- Research
- Open access
- Published:

# Thermodiluted relative tidal volume estimation using a thermal camera in operating room under spinal anesthesia

*BioMedical Engineering OnLine*
**volume 21**, Article number: 64 (2022)

## Abstract

### Background

Estimating relative tidal volume is an important factor when monitoring breathing status. The relationship between temperature and respiration volume has rarely been studied. In this paper, a formula was derived for calculating thermodiluted respiration volume from temperature changes in the nasal cavity. To evaluate the proposed formula, the study compared the relative tidal volume estimated by the proposed formula with that recorded by a respiration volume monitor (Exspiron1Xi, RVM). Thermal data were obtained for 8 cases at a rate of 10 measurements per second. Simultaneous recordings by the RVM are regarded as the reference.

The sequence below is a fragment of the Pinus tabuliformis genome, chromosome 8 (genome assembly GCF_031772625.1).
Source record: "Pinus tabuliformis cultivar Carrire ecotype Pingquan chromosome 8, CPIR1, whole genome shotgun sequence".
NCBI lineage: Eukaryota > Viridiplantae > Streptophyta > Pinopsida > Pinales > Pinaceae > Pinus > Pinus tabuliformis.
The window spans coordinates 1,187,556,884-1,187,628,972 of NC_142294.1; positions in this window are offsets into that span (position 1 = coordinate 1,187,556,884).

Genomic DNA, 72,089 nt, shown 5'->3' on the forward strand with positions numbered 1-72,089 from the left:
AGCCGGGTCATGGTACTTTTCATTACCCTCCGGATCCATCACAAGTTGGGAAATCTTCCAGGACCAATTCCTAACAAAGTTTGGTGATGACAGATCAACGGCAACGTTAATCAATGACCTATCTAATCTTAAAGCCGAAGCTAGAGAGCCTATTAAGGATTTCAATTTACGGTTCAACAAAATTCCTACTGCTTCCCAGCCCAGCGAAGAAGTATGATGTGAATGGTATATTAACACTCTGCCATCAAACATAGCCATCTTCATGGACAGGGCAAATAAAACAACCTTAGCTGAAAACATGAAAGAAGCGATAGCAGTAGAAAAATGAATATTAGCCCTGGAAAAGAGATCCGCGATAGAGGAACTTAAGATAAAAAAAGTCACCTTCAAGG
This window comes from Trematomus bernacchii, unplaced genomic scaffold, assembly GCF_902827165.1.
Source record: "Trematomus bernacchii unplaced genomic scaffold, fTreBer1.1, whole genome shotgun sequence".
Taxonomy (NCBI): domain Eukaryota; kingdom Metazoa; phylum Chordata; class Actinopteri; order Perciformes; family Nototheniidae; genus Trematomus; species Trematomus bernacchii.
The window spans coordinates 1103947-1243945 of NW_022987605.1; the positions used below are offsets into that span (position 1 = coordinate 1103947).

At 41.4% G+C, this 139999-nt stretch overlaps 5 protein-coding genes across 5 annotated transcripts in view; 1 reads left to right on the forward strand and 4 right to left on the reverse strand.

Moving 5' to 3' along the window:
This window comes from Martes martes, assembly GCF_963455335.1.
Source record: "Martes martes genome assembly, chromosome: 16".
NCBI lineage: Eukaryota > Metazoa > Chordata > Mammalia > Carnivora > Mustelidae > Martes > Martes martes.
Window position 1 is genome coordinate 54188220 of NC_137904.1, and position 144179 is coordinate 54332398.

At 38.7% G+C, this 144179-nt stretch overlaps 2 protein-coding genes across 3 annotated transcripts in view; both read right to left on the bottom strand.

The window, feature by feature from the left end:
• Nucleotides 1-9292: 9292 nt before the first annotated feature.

### Results

The mean of ICC coefficient is 0.948 ± 0.030, RMSE is 0.1026 ± 0.0284, R-squared value is 0.8962 ± 0.065 and linear regression coefficient \(\mathrm{\alpha }\) is 0.966 ± 0.104, \(\upbeta\) is 0.042 ± 0.057. Bland–Altman plot showed 96.01% of samples that the difference between the measured and estimated values exists within 2 standard deviations.

### Conclusions

In this paper, a model that can thermodynamically calculate the relationship between thermal energy and respiration volume is proposed. The thermodiluted model is a feasible method for estimating relative respiration tidal volumes.

## Background

Breathing is one of the characteristics that reflect the human physiological state. Breathing is the process of supplying oxygen to the body and is the process of moving oxygen-containing air from outside to inside the body. Measuring breathing consists of monitoring a person’s breathing pattern by measuring respiration volume, and respiration rate. Among these parameters, respiration volume is the air quantity that a person supplies to their body, and it is used as an important biosignal from which the oxygen supply can be inferred [1]. Therefore, it is important to measure respiration volume for the vital sign, and past researchers have suggested a variety of methods to measure this variable.